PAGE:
Frozen plasma samples (−20°C) from HIV-infected individuals submitted for HIV load monitoring during the 2009 Australian winter (June to September; “winter” samples) were tested by HI using standard procedures12 with the pandemic strain A/California/7/2009 as antigen.
Plasma samples were treated with receptor-destroying enzyme (RDE; Denka-Seiken Co. Ltd, Tokyo, Japan), 1:4 (vol/vol) to inactivate nonspecific inhibitors. After 16 hours incubation at 37°C, 1.6% trisodium citrate was added to inactivate RDE and reincubated in a 56°C water bath for 30 minutes. In 96-well V-shaped microtiter plates, serial 2-fold dilutions (1:10 to 1:640) of plasma were tested with 4 hemagglutination units of standardized virus and 1% (vol/vol) suspension of human O-negative red blood cells in phosphate-buffered saline. Microtiter plates were then incubated at 22°C for 1 hour after being shaken using a mechanical vibrator. The HI titer is the reciprocal of the highest dilution of plasma that completely inhibited agglutination of red blood cells. Winter samples with HI titers ≥40 were retested in parallel with stored plasma collected from the same patient 3-6 months previously (December 2008 to June 2009; “prewinter” sample). Seroconversion was defined as a 4-fold or greater increase in H1N109-specific HI antibody titers between prewinter and winter samples.
Patient demographics, CD4+ T-lymphocyte count (hereafter CD4+ count), and plasma HIV load were obtained from the local laboratory information system. For statistical analysis, Fisher exact tests were used on categorical variables and Mann-Whitney tests were used on continuous variables; the P values <0.05 were considered statistically significant. This study was approved by the Sydney West Area Health Service Human Research Ethics Committee [HREC2010/3/5.3 (3122) QA].
In NSW, the first laboratory-confirmed case of H1N109 occurred on 20th May, and peak H1N109 activity occurred in mid-July 2009.9 One hundred ninety-nine patients contributed samples during the winter season to measure H1N109-specific HI antibodies. Of 199 samples, HI titers were <40 [n = 131 (65.8%)], 40 [n = 33 (16.6%), 80 [n = 21 (10.6%)], 160 [n = 7 (3.5%)], 320 [n = 5 (2.5%)], and 640 [n = 2 (1%)]. The seroprevalence rate, defined by winter samples with HI titers of ≥40, was 34.2% (68 of 199).
Winter samples with HI titers of ≥40 were then retested in parallel with prewinter samples. In contrast to the seroprevalence rate, the H1N109 seroconversion rate was 14.6% (29 of 199 patients). When stratified according to HI titers, seroconversion was demonstrated in 7 of 33 (21.2%), 11 of 21 (52.4%), 4 of 7 (70%), 5 of 5 (100%), and 2 of 2 (100%) winter samples with HI titers of 40, 80, 160, 320, and 640, respectively.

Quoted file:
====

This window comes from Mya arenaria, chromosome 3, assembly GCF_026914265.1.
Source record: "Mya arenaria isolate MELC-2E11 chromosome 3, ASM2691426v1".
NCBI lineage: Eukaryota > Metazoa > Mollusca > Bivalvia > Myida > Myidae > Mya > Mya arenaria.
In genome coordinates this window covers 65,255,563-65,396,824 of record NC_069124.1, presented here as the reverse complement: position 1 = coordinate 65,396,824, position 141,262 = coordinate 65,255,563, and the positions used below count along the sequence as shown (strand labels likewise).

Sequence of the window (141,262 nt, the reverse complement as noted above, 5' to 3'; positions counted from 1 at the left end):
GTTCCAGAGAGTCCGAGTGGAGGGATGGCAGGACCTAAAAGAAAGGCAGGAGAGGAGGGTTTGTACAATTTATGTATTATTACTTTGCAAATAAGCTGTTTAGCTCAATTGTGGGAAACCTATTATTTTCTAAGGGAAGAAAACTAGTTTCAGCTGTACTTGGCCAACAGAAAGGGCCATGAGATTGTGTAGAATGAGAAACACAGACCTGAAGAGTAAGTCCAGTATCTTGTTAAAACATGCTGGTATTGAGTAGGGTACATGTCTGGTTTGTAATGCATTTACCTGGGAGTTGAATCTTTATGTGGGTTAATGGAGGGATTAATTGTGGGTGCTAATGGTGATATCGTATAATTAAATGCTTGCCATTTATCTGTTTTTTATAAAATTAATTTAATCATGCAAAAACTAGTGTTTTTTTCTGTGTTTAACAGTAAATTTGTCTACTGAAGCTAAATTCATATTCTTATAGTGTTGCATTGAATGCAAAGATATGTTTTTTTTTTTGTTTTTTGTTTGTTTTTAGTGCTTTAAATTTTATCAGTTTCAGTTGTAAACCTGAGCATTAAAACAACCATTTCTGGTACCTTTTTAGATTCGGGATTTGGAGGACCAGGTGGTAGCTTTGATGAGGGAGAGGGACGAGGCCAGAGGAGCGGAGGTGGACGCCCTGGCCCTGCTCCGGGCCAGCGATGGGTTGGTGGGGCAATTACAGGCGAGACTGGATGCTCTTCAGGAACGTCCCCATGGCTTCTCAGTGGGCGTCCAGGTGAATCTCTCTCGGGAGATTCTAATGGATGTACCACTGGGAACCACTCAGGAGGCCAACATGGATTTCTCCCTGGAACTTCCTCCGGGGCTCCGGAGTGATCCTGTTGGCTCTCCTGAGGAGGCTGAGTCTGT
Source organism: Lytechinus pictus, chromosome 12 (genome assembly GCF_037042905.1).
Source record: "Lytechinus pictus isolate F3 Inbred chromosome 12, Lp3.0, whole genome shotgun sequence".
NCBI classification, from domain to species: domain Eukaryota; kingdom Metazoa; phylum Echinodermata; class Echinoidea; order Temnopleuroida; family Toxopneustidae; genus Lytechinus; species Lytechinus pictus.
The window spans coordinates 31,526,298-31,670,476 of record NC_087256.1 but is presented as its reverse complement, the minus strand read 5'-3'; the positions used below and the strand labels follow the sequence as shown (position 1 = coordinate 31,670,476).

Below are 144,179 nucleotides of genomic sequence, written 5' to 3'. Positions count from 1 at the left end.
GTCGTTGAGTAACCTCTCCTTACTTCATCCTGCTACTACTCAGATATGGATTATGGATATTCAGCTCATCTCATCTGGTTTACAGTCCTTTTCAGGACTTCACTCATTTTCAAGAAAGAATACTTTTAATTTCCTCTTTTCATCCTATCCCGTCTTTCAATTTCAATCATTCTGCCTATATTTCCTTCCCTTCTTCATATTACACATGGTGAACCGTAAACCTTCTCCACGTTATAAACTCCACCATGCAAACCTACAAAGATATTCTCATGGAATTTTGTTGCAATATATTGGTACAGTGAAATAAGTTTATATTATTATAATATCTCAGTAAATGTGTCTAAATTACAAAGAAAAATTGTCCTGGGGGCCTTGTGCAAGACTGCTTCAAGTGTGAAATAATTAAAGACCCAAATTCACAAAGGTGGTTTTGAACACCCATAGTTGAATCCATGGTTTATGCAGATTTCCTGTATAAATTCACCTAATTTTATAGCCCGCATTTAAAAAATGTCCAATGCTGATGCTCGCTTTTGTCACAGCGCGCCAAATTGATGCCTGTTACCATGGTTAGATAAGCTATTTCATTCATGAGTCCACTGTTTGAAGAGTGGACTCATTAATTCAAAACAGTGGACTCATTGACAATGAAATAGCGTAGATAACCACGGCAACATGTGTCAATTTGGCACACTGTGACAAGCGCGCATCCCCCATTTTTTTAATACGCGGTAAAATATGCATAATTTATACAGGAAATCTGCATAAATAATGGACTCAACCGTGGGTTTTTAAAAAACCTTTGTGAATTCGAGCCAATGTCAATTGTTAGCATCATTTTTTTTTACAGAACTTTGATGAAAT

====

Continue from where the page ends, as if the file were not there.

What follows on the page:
Table 1 compares patient demographics, CD4+ counts, and plasma HIV loads. H1N109 seroconversion was commonest in the 18-34 age group. Females seroconverted more frequently compared with males (27.3% vs. 11%, P = 0.013).
The mean CD4+ counts were similar in individuals that seroconverted to H1N109 and those that did not [492 (range 93-1562, 95% CI: 359 to 625) vs. 539 (range 12-1353, 95% CI: 501 to 577) cells/μL, P = 0.377], as were the mean log10 plasma HIV loads [2.03 (95% CI: 1.72 to 2.34) vs. 2.02 (95% CI: 1.89 to 2.15), P = 0.94, respectively].
Four of 12 patients (33.3%) with CD4+ count <200 cells seroconverted. In this group of patients, the mean CD4+ count of those that seroconverted compared with those that did not was also similar [139 (range 93-173, 95% CI: 78 to 199) vs. 123 (range 12-181, 95% CI: 73 to 173) cells/μL, P = 0.65].
Understanding the epidemiology of H1N109 amongst HIV-infected individuals is important when modeling potential benefits of influenza vaccination. In HIV-infected individuals, studies assessing the efficacy of seasonal influenza vaccination showed a relative risk reduction of 41% for developing clinical influenza.13
This study determined that the overall H1N109 seroprevalence rate, defined as H1N109-specific HI titers of ≥40, was 34.2%. This is similar to the postpandemic seroprevalence rate of 28.4% observed in the general community (HIV status unknown) in NSW.14 However, the prepandemic seroprevalence rate of H1N109 in the same study was 12.8%, suggesting a “true” seroprevalence of 15.6%. This mirrors the seroconversion rate of 14.6% in our study, which is similar to the reported seroconversion rate of 13% in the Singaporean general community (HIV status unknown).15